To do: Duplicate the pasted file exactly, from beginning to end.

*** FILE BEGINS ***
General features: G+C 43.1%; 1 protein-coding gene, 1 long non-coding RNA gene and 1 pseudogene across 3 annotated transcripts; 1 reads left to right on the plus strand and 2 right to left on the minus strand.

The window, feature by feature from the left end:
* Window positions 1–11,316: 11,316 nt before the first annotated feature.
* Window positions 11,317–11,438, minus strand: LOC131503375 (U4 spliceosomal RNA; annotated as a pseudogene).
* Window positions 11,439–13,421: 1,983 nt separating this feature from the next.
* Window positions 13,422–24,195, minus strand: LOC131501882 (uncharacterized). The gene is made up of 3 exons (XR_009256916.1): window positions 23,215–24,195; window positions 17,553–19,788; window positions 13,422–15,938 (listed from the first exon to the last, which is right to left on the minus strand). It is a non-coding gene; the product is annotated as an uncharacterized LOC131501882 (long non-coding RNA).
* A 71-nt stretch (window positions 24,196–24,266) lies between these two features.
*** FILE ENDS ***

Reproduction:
General features: G+C 43.1%; 1 protein-coding gene, 1 long non-coding RNA gene and 1 pseudogene across 3 annotated transcripts; 1 reads left to right on the plus strand and 2 right to left on the minus strand.

The window, feature by feature from the left end:
* Window positions 1–11,316: 11,316 nt before the first annotated feature.
* Window positions 11,317–11,438, minus strand: LOC131503375 (U4 spliceosomal RNA; annotated as a pseudogene).
* Window positions 11,439–13,421: 1,983 nt separating this feature from the next.
* Window positions 13,422–24,195, minus strand: LOC131501882 (uncharacterized). The gene is made up of 3 exons (XR_009256916.1): window positions 23,215–24,195; window positions 17,553–19,788; window positions 13,422–15,938 (listed from the first exon to the last, which is right to left on the minus strand). It is a non-coding gene; the product is annotated as an uncharacterized LOC131501882 (long non-coding RNA).
* A 71-nt stretch (window positions 24,196–24,266) lies between these two features.